Male Champions Breaking Gender Stereotypes in Nepal
“If you were to meet me a few years ago, you would find me whiling away hours at a tea shop nearby talking to every passerby,” says Sandesh Katharia, gender equality and social inclusion (GESI) champion of USAID’s Suaahara II Good Nutrition Program in Nepal. Today, Sandesh is an entrepreneur who produces vegetables through climate-smart agriculture and makes and sells concrete biosand filters. He is the GESI champion, uses sustainable and modern methods to farm and rear his cattle, and, most importantly, he plays an equal role in sharing household chores with his wife.
Sandesh Katharia is one of Suaahara II’s GESI champions. GESI champions’ approach helps engage father and father figures to challenge harmful social and gender norms to improve maternal and child health and nutrition practices. Suaahara II recognizes that multiple factors affect the nutrition status of women and children and there is an urgent need to mainstream GESI in health and nutrition programs. Suaahara II partnered with the Government of Nepal, the private sector and other USAID activities to improve the nutritional status of women and children within the 1,000-day period from conception until the child reaches 24 months of age, in 42 underserved districts of Nepal. The program uses a multisectoral approach to implement community programs that improve nutrition; maternal, newborn and child health; family planning services; water sanitation and hygiene practices; and home-based gardening. This involves a behavior change strategy to foster adoption of key health and nutrition practices.
Fathers or father figures who were willing to become community ambassadors and change gender norms, starting with their own households, were selected as GESI champions. They were then given a three-day training to improve local nutrition practices related to gender norms. Systematic mentorships and post-training follow-ups were designed as a part of GESI champion approach, especially to keep the GESI champions motivated to continue advocating for change in their households and communities. This support includes home visits by supervisors and an annual get-together where all GESI champions collectively reflect on challenges and come up with strategies for ways forward. GESI champions were expected to mobilize about 20 fathers in their villages/communities.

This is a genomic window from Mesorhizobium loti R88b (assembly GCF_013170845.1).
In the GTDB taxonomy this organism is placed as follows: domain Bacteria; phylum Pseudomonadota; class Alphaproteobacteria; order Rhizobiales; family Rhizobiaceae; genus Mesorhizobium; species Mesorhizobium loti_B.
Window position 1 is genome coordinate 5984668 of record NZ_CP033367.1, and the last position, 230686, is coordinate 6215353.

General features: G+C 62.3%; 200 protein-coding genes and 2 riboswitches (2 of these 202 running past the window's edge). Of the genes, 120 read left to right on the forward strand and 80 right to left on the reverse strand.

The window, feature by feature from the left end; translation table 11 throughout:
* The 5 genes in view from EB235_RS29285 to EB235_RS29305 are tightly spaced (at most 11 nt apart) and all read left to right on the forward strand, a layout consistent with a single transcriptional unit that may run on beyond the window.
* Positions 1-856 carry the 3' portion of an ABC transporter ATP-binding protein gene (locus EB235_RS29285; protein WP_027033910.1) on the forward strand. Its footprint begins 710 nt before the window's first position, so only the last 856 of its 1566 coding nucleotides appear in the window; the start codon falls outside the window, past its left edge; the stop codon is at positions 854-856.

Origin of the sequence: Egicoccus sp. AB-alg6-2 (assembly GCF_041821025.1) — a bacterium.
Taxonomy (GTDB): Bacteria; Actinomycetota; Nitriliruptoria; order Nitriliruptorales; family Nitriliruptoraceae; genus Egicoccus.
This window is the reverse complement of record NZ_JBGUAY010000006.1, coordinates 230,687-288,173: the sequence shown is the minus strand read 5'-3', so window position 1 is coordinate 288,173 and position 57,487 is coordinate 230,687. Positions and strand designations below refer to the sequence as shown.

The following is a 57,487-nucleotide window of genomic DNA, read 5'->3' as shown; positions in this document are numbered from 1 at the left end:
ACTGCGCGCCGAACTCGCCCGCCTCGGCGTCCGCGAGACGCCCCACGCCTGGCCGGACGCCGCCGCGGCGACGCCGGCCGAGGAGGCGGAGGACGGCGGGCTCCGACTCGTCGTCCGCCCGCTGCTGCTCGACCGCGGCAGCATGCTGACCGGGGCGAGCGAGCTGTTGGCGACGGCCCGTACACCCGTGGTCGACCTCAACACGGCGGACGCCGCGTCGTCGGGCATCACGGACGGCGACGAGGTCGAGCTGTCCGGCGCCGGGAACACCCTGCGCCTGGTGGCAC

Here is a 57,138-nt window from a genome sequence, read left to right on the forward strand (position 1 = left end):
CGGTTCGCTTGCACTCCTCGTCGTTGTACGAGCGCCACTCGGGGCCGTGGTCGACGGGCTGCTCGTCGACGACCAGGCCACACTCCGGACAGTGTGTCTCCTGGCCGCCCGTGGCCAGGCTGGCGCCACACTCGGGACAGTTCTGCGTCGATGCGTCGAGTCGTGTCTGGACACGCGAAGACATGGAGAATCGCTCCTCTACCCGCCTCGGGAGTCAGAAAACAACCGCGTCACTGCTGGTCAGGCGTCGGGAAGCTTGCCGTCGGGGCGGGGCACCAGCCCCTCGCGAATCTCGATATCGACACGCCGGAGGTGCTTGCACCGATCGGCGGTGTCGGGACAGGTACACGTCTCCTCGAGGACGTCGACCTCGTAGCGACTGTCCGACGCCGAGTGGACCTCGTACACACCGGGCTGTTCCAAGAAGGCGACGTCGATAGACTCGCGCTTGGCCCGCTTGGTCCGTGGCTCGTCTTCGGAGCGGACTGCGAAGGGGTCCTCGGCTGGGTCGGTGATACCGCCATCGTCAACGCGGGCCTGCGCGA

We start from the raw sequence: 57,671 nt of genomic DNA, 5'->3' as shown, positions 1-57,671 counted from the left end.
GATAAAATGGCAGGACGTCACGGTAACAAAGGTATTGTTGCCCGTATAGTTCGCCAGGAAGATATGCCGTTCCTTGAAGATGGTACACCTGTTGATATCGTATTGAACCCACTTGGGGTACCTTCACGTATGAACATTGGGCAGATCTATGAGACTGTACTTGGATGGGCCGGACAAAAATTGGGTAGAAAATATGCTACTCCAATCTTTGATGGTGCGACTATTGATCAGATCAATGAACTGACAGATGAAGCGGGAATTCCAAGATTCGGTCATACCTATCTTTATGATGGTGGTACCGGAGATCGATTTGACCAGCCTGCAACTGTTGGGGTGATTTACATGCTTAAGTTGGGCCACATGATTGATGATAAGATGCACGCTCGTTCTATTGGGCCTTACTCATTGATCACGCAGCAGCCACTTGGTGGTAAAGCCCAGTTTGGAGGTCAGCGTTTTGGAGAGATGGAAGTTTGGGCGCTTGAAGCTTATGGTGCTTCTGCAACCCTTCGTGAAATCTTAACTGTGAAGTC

For GESI champions to fully engage with other fathers in the community, they started monthly father’s dialogue groups (small groups of 15-20 members from 1,000-day households). These groups provided a safe space for fathers to openly discuss and gain knowledge on maternal and child health nutrition and build their collective agency to challenge traditional social and gender norms and encourage participation in community platforms, such as nutrition counseling and food demonstrations. Katharia himself started a fathers’ dialogue group in his community and encouraged the fathers and father figures to get involved in improving health and nutrition of mothers and children under two.
Additionally, a peer-to-peer outreach approach let GESI champions share their knowledge and experiences with other men at popular informal spaces, such as tea shops, public spaces and chautaris (sitting places under trees).
“It was not an easy change,” says Katharia. “People would often laugh or make fun when they saw me washing clothes or cleaning the house. But this change was necessary,” he adds. Katharia is proud of the person he has become. According to him, becoming a GESI champion has transformed his life for good. He now has more knowledge of nutrition and the types of nutrition-rich crops to plant in certain seasons. His support in household chores has also made his wife and family healthier and happier, and as a champion, he has also been able to bring about a positive change in his community. According to him, social norms are gradually changing, and their community is becoming more aware of the importance of nutritious food and sharing workload at home. “These days, I see husbands accompanying their wives and infants to the nearest health post; they are aware of their child’s nutritional needs, and they have also started doing some household chores, such as washing dishes and cleaning their surroundings,” says Katharia.
As a result of this and many other interventions, the project witnessed about an 8% increase in women consuming iron and folic acid tablets during pregnancy over the span of five years, from 52% in 2017 to 65% in 2022 (data from the Suaahara II Annual Survey Report 2022). Which means women were healthier during pregnancy and more aware of their nutritional needs.
The project has also seen an increase in postnatal checks within 24 hours of birth. There was also a more than 30% increase in the percentage of children weighed from 0-2 years of age in the past month from 17.8% in 2017 to 49.8% in 2022, which means parents were more aware of the nutritional needs and well-being of their infants. The project also saw an increase in newborns receiving postnatal checks within 24 hours of birth from 73.5% in 2017 to 82.5% in 2022. (Data from the Suaahara II Annual Survey Report 2022.)
“I have seen my friends change their lifestyles by taking part in domestic chores and incorporating nutritionally rich food in their family’s diet due to this program. I believe we should have GESI champions in every community, only then will we be able to see some substantial change,” concludes Katharia as he goes back to doing the household chores that he had left mid-way to talk to us.